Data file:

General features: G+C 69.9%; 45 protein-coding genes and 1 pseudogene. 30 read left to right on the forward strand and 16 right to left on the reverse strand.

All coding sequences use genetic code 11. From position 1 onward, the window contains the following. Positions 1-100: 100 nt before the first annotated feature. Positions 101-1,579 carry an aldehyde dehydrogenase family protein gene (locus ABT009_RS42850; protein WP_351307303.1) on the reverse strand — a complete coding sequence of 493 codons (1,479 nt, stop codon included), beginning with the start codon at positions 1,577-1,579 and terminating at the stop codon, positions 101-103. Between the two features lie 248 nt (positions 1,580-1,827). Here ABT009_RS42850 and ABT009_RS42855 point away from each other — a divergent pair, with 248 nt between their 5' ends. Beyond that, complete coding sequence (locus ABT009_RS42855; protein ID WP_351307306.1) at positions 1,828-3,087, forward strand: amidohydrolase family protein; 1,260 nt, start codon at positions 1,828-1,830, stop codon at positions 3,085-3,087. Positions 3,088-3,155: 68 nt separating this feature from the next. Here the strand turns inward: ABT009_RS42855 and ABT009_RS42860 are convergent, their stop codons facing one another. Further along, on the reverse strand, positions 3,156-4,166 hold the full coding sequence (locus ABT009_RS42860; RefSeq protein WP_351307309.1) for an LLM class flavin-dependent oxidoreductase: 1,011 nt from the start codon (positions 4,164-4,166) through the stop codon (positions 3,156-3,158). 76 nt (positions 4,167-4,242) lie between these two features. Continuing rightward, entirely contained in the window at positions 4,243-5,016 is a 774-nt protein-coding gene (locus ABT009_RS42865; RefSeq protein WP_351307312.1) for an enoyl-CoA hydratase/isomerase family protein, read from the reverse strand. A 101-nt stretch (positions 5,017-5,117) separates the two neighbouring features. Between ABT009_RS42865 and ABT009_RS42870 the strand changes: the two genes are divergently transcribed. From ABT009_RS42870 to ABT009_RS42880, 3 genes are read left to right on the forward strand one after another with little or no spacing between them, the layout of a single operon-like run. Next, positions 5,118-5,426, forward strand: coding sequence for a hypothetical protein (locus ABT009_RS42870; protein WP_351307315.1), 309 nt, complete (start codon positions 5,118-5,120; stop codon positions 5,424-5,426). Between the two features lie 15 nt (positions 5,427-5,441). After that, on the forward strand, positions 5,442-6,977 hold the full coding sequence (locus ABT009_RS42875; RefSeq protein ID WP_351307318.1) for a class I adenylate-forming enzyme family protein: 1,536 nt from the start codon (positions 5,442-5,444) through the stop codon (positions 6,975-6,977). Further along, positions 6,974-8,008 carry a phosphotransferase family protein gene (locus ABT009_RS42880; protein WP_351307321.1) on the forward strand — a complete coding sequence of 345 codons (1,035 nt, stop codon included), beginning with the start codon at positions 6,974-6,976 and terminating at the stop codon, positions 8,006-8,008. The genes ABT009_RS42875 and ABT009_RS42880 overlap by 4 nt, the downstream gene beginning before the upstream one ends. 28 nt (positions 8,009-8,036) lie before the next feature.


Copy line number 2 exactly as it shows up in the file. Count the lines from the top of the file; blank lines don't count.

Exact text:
All coding sequences use genetic code 11. From position 1 onward, the window contains the following. Positions 1-100: 100 nt before the first annotated feature. Positions 101-1,579 carry an aldehyde dehydrogenase family protein gene (locus ABT009_RS42850; protein WP_351307303.1) on the reverse strand — a complete coding sequence of 493 codons (1,479 nt, stop codon included), beginning with the start codon at positions 1,577-1,579 and terminating at the stop codon, positions 101-103. Between the two features lie 248 nt (positions 1,580-1,827). Here ABT009_RS42850 and ABT009_RS42855 point away from each other — a divergent pair, with 248 nt between their 5' ends. Beyond that, complete coding sequence (locus ABT009_RS42855; protein ID WP_351307306.1) at positions 1,828-3,087, forward strand: amidohydrolase family protein; 1,260 nt, start codon at positions 1,828-1,830, stop codon at positions 3,085-3,087. Positions 3,088-3,155: 68 nt separating this feature from the next. Here the strand turns inward: ABT009_RS42855 and ABT009_RS42860 are convergent, their stop codons facing one another. Further along, on the reverse strand, positions 3,156-4,166 hold the full coding sequence (locus ABT009_RS42860; RefSeq protein WP_351307309.1) for an LLM class flavin-dependent oxidoreductase: 1,011 nt from the start codon (positions 4,164-4,166) through the stop codon (positions 3,156-3,158). 76 nt (positions 4,167-4,242) lie between these two features. Continuing rightward, entirely contained in the window at positions 4,243-5,016 is a 774-nt protein-coding gene (locus ABT009_RS42865; RefSeq protein WP_351307312.1) for an enoyl-CoA hydratase/isomerase family protein, read from the reverse strand. A 101-nt stretch (positions 5,017-5,117) separates the two neighbouring features. Between ABT009_RS42865 and ABT009_RS42870 the strand changes: the two genes are divergently transcribed. From ABT009_RS42870 to ABT009_RS42880, 3 genes are read left to right on the forward strand one after another with little or no spacing between them, the layout of a single operon-like run. Next, positions 5,118-5,426, forward strand: coding sequence for a hypothetical protein (locus ABT009_RS42870; protein WP_351307315.1), 309 nt, complete (start codon positions 5,118-5,120; stop codon positions 5,424-5,426). Between the two features lie 15 nt (positions 5,427-5,441). After that, on the forward strand, positions 5,442-6,977 hold the full coding sequence (locus ABT009_RS42875; RefSeq protein ID WP_351307318.1) for a class I adenylate-forming enzyme family protein: 1,536 nt from the start codon (positions 5,442-5,444) through the stop codon (positions 6,975-6,977). Further along, positions 6,974-8,008 carry a phosphotransferase family protein gene (locus ABT009_RS42880; protein WP_351307321.1) on the forward strand — a complete coding sequence of 345 codons (1,035 nt, stop codon included), beginning with the start codon at positions 6,974-6,976 and terminating at the stop codon, positions 8,006-8,008. The genes ABT009_RS42875 and ABT009_RS42880 overlap by 4 nt, the downstream gene beginning before the upstream one ends. 28 nt (positions 8,009-8,036) lie before the next feature.